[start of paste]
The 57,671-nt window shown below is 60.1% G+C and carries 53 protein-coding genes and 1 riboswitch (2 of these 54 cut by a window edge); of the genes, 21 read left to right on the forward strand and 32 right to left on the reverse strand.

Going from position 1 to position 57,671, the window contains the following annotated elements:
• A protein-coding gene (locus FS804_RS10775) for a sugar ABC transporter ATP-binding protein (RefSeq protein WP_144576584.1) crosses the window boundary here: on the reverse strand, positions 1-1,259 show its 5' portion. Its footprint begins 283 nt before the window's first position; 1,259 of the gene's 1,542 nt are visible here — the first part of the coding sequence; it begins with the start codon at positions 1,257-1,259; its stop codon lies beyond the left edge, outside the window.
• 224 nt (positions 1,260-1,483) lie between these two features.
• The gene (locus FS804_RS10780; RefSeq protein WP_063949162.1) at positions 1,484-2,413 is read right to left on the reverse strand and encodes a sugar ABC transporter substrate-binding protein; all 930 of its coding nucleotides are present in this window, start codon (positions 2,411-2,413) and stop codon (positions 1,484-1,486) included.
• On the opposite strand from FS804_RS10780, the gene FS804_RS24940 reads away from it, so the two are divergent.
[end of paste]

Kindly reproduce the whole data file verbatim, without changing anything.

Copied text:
The 57,671-nt window shown below is 60.1% G+C and carries 53 protein-coding genes and 1 riboswitch (2 of these 54 cut by a window edge); of the genes, 21 read left to right on the forward strand and 32 right to left on the reverse strand.

Going from position 1 to position 57,671, the window contains the following annotated elements:
• A protein-coding gene (locus FS804_RS10775) for a sugar ABC transporter ATP-binding protein (RefSeq protein WP_144576584.1) crosses the window boundary here: on the reverse strand, positions 1-1,259 show its 5' portion. Its footprint begins 283 nt before the window's first position; 1,259 of the gene's 1,542 nt are visible here — the first part of the coding sequence; it begins with the start codon at positions 1,257-1,259; its stop codon lies beyond the left edge, outside the window.
• 224 nt (positions 1,260-1,483) lie between these two features.
• The gene (locus FS804_RS10780; RefSeq protein WP_063949162.1) at positions 1,484-2,413 is read right to left on the reverse strand and encodes a sugar ABC transporter substrate-binding protein; all 930 of its coding nucleotides are present in this window, start codon (positions 2,411-2,413) and stop codon (positions 1,484-1,486) included.
• On the opposite strand from FS804_RS10780, the gene FS804_RS24940 reads away from it, so the two are divergent.